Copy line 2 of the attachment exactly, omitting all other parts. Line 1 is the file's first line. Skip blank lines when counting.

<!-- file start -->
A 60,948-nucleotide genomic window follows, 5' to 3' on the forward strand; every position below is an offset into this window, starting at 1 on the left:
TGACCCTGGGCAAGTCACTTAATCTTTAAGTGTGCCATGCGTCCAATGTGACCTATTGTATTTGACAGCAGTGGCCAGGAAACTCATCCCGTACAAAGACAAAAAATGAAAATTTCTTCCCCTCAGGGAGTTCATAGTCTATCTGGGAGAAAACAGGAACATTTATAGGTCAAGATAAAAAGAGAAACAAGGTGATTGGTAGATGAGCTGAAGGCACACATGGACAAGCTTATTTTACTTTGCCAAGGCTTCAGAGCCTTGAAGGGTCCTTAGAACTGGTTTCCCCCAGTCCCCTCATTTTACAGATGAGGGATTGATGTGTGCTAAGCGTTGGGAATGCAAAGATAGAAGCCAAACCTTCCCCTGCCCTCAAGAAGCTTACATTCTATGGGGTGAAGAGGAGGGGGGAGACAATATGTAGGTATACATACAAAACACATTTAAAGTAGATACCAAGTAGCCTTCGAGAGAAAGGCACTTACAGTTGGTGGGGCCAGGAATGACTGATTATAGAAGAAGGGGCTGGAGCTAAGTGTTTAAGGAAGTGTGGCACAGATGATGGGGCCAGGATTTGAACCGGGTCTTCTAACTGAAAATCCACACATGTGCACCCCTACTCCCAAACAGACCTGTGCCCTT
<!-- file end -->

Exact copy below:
TGACCCTGGGCAAGTCACTTAATCTTTAAGTGTGCCATGCGTCCAATGTGACCTATTGTATTTGACAGCAGTGGCCAGGAAACTCATCCCGTACAAAGACAAAAAATGAAAATTTCTTCCCCTCAGGGAGTTCATAGTCTATCTGGGAGAAAACAGGAACATTTATAGGTCAAGATAAAAAGAGAAACAAGGTGATTGGTAGATGAGCTGAAGGCACACATGGACAAGCTTATTTTACTTTGCCAAGGCTTCAGAGCCTTGAAGGGTCCTTAGAACTGGTTTCCCCCAGTCCCCTCATTTTACAGATGAGGGATTGATGTGTGCTAAGCGTTGGGAATGCAAAGATAGAAGCCAAACCTTCCCCTGCCCTCAAGAAGCTTACATTCTATGGGGTGAAGAGGAGGGGGGAGACAATATGTAGGTATACATACAAAACACATTTAAAGTAGATACCAAGTAGCCTTCGAGAGAAAGGCACTTACAGTTGGTGGGGCCAGGAATGACTGATTATAGAAGAAGGGGCTGGAGCTAAGTGTTTAAGGAAGTGTGGCACAGATGATGGGGCCAGGATTTGAACCGGGTCTTCTAACTGAAAATCCACACATGTGCACCCCTACTCCCAAACAGACCTGTGCCCTT